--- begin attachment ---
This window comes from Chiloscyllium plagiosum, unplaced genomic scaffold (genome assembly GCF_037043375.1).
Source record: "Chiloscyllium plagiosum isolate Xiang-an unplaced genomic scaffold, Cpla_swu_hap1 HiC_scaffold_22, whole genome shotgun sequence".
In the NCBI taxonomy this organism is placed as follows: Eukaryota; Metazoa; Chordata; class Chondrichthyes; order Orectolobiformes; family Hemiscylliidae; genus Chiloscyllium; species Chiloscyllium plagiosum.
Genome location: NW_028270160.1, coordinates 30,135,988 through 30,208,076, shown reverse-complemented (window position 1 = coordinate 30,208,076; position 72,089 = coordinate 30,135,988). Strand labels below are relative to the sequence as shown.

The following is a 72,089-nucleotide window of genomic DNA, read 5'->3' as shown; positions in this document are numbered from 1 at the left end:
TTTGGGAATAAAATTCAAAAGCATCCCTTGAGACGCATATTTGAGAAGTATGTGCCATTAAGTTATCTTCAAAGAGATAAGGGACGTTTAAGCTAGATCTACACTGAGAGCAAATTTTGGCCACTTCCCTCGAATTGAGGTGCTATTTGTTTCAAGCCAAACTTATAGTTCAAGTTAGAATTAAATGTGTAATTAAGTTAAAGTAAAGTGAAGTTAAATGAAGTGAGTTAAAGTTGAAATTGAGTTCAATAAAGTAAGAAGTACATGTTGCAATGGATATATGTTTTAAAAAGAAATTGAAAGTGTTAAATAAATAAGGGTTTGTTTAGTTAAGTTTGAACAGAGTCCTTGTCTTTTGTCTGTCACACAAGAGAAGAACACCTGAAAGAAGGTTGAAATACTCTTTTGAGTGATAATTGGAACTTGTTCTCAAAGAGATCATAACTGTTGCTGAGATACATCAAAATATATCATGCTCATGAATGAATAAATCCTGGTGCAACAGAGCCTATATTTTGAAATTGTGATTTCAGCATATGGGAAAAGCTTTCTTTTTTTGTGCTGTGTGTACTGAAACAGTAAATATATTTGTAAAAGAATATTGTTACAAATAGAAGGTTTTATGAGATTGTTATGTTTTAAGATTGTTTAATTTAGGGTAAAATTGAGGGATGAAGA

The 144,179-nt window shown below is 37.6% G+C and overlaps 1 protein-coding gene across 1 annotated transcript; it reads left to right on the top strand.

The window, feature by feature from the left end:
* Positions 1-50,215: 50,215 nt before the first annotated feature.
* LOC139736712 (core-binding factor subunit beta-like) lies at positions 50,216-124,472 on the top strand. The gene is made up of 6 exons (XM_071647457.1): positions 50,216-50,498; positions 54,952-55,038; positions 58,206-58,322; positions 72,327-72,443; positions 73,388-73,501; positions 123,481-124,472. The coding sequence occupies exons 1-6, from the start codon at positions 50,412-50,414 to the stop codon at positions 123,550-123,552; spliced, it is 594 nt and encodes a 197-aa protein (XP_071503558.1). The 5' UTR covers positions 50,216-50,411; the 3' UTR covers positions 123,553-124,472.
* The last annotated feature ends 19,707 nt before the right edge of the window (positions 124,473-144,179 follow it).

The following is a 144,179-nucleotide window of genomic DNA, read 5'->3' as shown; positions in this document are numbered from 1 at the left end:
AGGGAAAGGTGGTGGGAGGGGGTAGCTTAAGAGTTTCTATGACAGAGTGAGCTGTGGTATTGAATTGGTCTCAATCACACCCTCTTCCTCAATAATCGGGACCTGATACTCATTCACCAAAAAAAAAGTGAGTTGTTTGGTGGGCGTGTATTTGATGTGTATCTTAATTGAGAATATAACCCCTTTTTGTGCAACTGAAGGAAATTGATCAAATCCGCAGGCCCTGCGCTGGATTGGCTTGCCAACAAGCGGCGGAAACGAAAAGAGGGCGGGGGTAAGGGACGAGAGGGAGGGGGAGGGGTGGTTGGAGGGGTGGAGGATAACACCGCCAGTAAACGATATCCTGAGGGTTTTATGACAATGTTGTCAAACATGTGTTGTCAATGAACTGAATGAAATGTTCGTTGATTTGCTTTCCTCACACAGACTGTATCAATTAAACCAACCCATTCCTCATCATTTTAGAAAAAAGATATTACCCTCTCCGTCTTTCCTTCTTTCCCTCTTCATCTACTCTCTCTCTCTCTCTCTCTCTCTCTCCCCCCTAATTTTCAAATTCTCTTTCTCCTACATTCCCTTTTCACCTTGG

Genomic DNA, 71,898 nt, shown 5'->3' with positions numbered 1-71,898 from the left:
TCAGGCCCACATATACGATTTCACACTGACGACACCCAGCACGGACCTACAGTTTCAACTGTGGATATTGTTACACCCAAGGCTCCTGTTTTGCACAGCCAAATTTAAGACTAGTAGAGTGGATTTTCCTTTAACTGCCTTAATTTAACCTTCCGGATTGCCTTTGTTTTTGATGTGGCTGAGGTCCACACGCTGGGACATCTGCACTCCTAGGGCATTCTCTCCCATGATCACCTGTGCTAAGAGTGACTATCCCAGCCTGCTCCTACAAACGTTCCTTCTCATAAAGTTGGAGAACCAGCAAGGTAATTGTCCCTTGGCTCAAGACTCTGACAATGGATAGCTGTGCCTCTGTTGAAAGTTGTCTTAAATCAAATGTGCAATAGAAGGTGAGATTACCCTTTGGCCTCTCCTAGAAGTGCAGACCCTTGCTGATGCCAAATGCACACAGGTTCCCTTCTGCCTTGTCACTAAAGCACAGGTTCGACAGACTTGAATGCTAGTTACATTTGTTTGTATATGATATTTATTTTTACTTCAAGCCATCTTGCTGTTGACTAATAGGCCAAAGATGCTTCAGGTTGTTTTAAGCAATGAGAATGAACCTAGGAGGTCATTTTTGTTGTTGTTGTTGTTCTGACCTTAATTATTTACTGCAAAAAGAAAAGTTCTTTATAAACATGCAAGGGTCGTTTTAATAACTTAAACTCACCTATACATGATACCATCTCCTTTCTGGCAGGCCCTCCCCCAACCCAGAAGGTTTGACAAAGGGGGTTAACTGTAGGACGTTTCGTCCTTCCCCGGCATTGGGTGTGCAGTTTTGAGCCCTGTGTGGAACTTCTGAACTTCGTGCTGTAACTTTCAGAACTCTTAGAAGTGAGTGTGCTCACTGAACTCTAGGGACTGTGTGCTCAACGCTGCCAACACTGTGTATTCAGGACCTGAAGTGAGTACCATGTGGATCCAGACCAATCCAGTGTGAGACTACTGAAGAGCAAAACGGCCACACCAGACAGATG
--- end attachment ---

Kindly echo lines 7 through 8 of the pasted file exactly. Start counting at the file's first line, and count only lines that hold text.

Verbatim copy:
The 144,179-nt window shown below is 37.6% G+C and overlaps 1 protein-coding gene across 1 annotated transcript; it reads left to right on the top strand.

The window, feature by feature from the left end: